The usual names have already been trotted out. Nick Saban was courted and used that courtship to get more years and more money from Alabama. Some say that Chip Kelly wants to return to college and install his crazy offense at UT. Personally, I can’t see him jumping back to college after just one season with the Philadelphia Eagles, but stranger things have happened. Some say Jim Harbaugh would be interested, but to me, he has unfinished business with the San Francisco 49ers. He was so close to winning I would think he wants a few more years before even considering a return to college.
One name that hasn’t surfaced as quickly as the others is the Mad Hatter, Les Miles, the current LSU coach. The Hatter has the charisma and the gift of gab that would make for great Longhorn Network programming but would he be able to take the criticism of every odd decision that he has been known to make? That stuff plays well in the Bayou, but in Texas?
Brown is gone and there is an assumption that the future coach will be better than Brown, a feeling that it’s automatic. It’s treated as a given because the big Texas program is seen as a can’t fail opportunity.
Not so sure that will be the case.
Opening at Army
Rich Ellerson handled his firing at the United States Military Academy with equal class and dignity that Brown showed. Ellerson knew after his Army team was drubbed 34-7 by Navy for the twelfth straight time and fifth under him, that he was doomed. The one thing a coach has to do at Army is beat Navy and the one thing the Navy coach has to do is beat Army.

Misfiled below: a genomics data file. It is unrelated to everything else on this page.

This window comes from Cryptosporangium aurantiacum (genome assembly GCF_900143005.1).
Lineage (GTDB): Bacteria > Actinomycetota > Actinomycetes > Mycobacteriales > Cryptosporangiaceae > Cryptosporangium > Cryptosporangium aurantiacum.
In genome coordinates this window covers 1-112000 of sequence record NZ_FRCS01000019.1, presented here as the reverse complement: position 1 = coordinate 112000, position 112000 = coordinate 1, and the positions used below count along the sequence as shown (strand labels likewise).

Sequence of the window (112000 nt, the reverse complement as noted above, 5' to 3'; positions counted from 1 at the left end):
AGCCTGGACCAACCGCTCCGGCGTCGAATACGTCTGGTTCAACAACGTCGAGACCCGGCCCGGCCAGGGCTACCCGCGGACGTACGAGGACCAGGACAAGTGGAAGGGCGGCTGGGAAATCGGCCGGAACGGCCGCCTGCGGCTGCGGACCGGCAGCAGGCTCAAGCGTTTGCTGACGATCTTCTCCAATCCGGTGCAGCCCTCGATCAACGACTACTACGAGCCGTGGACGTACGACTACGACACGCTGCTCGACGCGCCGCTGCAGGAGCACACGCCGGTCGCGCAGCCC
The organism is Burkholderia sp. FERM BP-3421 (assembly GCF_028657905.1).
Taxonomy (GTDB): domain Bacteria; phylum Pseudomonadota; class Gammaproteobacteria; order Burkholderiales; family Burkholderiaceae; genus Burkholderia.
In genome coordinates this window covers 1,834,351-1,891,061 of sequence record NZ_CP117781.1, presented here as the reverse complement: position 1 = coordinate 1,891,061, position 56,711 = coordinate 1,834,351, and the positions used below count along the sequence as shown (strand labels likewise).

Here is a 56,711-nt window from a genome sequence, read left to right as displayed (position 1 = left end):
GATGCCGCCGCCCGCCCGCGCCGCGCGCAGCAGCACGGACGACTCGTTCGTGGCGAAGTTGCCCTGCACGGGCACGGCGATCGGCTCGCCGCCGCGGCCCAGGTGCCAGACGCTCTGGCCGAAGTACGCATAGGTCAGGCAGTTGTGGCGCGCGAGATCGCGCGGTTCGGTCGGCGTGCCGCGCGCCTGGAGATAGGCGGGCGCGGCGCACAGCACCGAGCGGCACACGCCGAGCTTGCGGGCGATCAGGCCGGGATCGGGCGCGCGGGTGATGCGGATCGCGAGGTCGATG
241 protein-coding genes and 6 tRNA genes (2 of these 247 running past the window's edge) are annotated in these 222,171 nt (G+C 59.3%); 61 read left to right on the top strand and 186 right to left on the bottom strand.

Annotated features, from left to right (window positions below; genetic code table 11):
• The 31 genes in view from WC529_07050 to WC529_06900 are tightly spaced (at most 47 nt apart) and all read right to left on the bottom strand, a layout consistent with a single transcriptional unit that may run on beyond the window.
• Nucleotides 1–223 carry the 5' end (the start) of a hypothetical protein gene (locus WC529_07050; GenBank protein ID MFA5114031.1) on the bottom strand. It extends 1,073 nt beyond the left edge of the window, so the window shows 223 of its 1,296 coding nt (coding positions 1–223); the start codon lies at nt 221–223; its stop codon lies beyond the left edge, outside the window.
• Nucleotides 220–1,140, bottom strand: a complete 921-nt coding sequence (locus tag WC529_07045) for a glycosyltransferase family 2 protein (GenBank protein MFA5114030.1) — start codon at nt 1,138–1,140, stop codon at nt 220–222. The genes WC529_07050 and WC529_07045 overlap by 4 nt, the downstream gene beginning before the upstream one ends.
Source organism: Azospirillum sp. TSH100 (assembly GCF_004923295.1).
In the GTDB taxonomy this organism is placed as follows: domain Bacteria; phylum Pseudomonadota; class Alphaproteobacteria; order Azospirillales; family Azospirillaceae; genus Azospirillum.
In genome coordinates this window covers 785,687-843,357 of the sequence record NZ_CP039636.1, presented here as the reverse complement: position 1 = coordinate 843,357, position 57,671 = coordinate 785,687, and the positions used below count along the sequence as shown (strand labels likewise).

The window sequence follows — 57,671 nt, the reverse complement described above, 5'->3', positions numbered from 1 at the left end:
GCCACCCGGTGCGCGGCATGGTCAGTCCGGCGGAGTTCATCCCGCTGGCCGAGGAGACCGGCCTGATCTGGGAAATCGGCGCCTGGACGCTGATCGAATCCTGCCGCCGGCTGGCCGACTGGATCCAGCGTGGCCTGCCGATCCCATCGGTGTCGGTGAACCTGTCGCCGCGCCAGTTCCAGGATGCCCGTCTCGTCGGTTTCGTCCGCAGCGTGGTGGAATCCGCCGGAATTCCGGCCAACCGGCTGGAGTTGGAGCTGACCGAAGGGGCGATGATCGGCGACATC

It is not easy to win at Army. It is tough to get accepted there and even tougher to play Division I football there. Navy and Air Force have had more success than Army but not every school can go 8-4 each year and head to a minor bowl. There have to be 3-9 teams, but in recent years, there have been too many of those at West Point.
Army needs a coach who can sell the uniqueness that is West Point. He has to recruit with passion, sell and most importantly, motivate. And, in addition to that, be able to outfox the opposing coach. Army’s defensive line averaged 257 pounds, which is about 45 pounds lighter than most offensive lines in college football. They’re going to get pushed around, which makes precise running of the triple option offense very important. The best way to save your defense is to have a ball control offense.